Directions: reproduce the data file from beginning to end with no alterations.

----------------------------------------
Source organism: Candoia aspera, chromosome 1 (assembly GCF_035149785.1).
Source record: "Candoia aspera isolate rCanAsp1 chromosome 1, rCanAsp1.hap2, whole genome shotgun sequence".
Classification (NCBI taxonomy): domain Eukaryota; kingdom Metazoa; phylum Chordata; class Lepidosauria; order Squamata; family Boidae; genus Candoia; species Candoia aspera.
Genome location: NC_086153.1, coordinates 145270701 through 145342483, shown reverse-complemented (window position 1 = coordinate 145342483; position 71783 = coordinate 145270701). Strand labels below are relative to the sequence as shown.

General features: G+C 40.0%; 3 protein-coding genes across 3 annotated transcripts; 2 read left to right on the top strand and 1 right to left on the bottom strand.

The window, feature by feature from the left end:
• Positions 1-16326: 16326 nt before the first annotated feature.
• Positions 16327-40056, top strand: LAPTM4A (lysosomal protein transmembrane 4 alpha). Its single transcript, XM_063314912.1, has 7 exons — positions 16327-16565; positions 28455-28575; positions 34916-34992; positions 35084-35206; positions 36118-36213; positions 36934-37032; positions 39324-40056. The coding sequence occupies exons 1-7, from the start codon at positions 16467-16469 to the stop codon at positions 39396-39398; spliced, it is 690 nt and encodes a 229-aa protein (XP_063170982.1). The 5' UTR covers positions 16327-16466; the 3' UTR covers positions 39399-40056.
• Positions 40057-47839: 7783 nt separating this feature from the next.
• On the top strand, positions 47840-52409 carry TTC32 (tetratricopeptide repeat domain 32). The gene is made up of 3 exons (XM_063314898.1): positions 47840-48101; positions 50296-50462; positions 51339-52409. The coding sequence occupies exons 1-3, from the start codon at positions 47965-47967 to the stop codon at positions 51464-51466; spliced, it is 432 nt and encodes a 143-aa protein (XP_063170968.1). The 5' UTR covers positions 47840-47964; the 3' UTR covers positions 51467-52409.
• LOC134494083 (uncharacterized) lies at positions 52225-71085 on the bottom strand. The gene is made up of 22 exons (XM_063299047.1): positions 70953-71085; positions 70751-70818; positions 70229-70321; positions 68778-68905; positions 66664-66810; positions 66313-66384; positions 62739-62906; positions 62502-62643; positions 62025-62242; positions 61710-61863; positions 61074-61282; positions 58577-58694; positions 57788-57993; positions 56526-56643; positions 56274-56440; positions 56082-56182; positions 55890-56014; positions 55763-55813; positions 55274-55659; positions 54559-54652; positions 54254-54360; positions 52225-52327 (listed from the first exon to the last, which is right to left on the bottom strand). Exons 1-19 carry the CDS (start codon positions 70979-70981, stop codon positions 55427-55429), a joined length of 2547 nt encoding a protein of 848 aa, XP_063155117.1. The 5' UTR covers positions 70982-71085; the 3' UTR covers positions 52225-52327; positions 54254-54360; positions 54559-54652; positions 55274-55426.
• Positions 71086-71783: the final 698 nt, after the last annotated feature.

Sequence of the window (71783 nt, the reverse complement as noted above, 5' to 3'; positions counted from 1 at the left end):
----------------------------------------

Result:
Source organism: Candoia aspera, chromosome 1 (assembly GCF_035149785.1).
Source record: "Candoia aspera isolate rCanAsp1 chromosome 1, rCanAsp1.hap2, whole genome shotgun sequence".
Classification (NCBI taxonomy): domain Eukaryota; kingdom Metazoa; phylum Chordata; class Lepidosauria; order Squamata; family Boidae; genus Candoia; species Candoia aspera.
Genome location: NC_086153.1, coordinates 145270701 through 145342483, shown reverse-complemented (window position 1 = coordinate 145342483; position 71783 = coordinate 145270701). Strand labels below are relative to the sequence as shown.

General features: G+C 40.0%; 3 protein-coding genes across 3 annotated transcripts; 2 read left to right on the top strand and 1 right to left on the bottom strand.

The window, feature by feature from the left end:
• Positions 1-16326: 16326 nt before the first annotated feature.
• Positions 16327-40056, top strand: LAPTM4A (lysosomal protein transmembrane 4 alpha). Its single transcript, XM_063314912.1, has 7 exons — positions 16327-16565; positions 28455-28575; positions 34916-34992; positions 35084-35206; positions 36118-36213; positions 36934-37032; positions 39324-40056. The coding sequence occupies exons 1-7, from the start codon at positions 16467-16469 to the stop codon at positions 39396-39398; spliced, it is 690 nt and encodes a 229-aa protein (XP_063170982.1). The 5' UTR covers positions 16327-16466; the 3' UTR covers positions 39399-40056.
• Positions 40057-47839: 7783 nt separating this feature from the next.
• On the top strand, positions 47840-52409 carry TTC32 (tetratricopeptide repeat domain 32). The gene is made up of 3 exons (XM_063314898.1): positions 47840-48101; positions 50296-50462; positions 51339-52409. The coding sequence occupies exons 1-3, from the start codon at positions 47965-47967 to the stop codon at positions 51464-51466; spliced, it is 432 nt and encodes a 143-aa protein (XP_063170968.1). The 5' UTR covers positions 47840-47964; the 3' UTR covers positions 51467-52409.
• LOC134494083 (uncharacterized) lies at positions 52225-71085 on the bottom strand. The gene is made up of 22 exons (XM_063299047.1): positions 70953-71085; positions 70751-70818; positions 70229-70321; positions 68778-68905; positions 66664-66810; positions 66313-66384; positions 62739-62906; positions 62502-62643; positions 62025-62242; positions 61710-61863; positions 61074-61282; positions 58577-58694; positions 57788-57993; positions 56526-56643; positions 56274-56440; positions 56082-56182; positions 55890-56014; positions 55763-55813; positions 55274-55659; positions 54559-54652; positions 54254-54360; positions 52225-52327 (listed from the first exon to the last, which is right to left on the bottom strand). Exons 1-19 carry the CDS (start codon positions 70979-70981, stop codon positions 55427-55429), a joined length of 2547 nt encoding a protein of 848 aa, XP_063155117.1. The 5' UTR covers positions 70982-71085; the 3' UTR covers positions 52225-52327; positions 54254-54360; positions 54559-54652; positions 55274-55426.
• Positions 71086-71783: the final 698 nt, after the last annotated feature.

Sequence of the window (71783 nt, the reverse complement as noted above, 5' to 3'; positions counted from 1 at the left end):